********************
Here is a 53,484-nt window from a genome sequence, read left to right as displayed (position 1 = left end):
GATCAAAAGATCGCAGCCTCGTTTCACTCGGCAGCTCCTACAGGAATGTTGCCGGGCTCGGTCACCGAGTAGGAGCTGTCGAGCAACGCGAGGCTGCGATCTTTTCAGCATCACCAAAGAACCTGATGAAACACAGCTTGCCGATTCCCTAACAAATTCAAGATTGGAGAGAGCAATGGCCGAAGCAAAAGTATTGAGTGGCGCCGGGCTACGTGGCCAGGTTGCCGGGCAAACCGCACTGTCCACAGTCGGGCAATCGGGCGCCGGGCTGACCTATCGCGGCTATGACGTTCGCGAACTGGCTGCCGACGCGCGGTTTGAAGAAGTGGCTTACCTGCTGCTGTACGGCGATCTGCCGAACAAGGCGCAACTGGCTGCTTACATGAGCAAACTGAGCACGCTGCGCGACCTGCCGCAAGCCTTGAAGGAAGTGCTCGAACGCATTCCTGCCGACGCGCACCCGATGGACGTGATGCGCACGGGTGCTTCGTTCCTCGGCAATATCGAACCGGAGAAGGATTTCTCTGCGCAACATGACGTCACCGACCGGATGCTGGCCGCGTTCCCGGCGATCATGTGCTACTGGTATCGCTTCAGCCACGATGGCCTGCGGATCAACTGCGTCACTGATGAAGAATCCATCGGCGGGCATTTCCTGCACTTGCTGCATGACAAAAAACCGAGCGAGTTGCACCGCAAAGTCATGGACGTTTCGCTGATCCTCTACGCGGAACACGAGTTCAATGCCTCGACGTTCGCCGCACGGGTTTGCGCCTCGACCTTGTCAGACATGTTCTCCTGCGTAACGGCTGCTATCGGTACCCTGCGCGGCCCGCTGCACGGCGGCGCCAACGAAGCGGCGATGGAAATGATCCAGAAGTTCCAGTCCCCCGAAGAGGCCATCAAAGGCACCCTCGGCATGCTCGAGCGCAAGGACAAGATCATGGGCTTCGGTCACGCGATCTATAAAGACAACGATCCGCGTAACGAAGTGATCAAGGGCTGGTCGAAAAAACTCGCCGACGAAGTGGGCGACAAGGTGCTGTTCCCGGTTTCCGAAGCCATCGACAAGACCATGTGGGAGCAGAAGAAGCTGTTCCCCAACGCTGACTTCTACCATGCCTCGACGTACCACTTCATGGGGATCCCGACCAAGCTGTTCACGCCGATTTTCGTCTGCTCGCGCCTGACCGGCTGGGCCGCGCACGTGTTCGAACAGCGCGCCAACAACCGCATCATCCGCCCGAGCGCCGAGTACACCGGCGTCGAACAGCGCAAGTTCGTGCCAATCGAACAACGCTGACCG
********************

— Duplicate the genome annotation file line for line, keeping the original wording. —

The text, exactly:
Here is a 53,484-nt window from a genome sequence, read left to right as displayed (position 1 = left end):
GATCAAAAGATCGCAGCCTCGTTTCACTCGGCAGCTCCTACAGGAATGTTGCCGGGCTCGGTCACCGAGTAGGAGCTGTCGAGCAACGCGAGGCTGCGATCTTTTCAGCATCACCAAAGAACCTGATGAAACACAGCTTGCCGATTCCCTAACAAATTCAAGATTGGAGAGAGCAATGGCCGAAGCAAAAGTATTGAGTGGCGCCGGGCTACGTGGCCAGGTTGCCGGGCAAACCGCACTGTCCACAGTCGGGCAATCGGGCGCCGGGCTGACCTATCGCGGCTATGACGTTCGCGAACTGGCTGCCGACGCGCGGTTTGAAGAAGTGGCTTACCTGCTGCTGTACGGCGATCTGCCGAACAAGGCGCAACTGGCTGCTTACATGAGCAAACTGAGCACGCTGCGCGACCTGCCGCAAGCCTTGAAGGAAGTGCTCGAACGCATTCCTGCCGACGCGCACCCGATGGACGTGATGCGCACGGGTGCTTCGTTCCTCGGCAATATCGAACCGGAGAAGGATTTCTCTGCGCAACATGACGTCACCGACCGGATGCTGGCCGCGTTCCCGGCGATCATGTGCTACTGGTATCGCTTCAGCCACGATGGCCTGCGGATCAACTGCGTCACTGATGAAGAATCCATCGGCGGGCATTTCCTGCACTTGCTGCATGACAAAAAACCGAGCGAGTTGCACCGCAAAGTCATGGACGTTTCGCTGATCCTCTACGCGGAACACGAGTTCAATGCCTCGACGTTCGCCGCACGGGTTTGCGCCTCGACCTTGTCAGACATGTTCTCCTGCGTAACGGCTGCTATCGGTACCCTGCGCGGCCCGCTGCACGGCGGCGCCAACGAAGCGGCGATGGAAATGATCCAGAAGTTCCAGTCCCCCGAAGAGGCCATCAAAGGCACCCTCGGCATGCTCGAGCGCAAGGACAAGATCATGGGCTTCGGTCACGCGATCTATAAAGACAACGATCCGCGTAACGAAGTGATCAAGGGCTGGTCGAAAAAACTCGCCGACGAAGTGGGCGACAAGGTGCTGTTCCCGGTTTCCGAAGCCATCGACAAGACCATGTGGGAGCAGAAGAAGCTGTTCCCCAACGCTGACTTCTACCATGCCTCGACGTACCACTTCATGGGGATCCCGACCAAGCTGTTCACGCCGATTTTCGTCTGCTCGCGCCTGACCGGCTGGGCCGCGCACGTGTTCGAACAGCGCGCCAACAACCGCATCATCCGCCCGAGCGCCGAGTACACCGGCGTCGAACAGCGCAAGTTCGTGCCAATCGAACAACGCTGACCG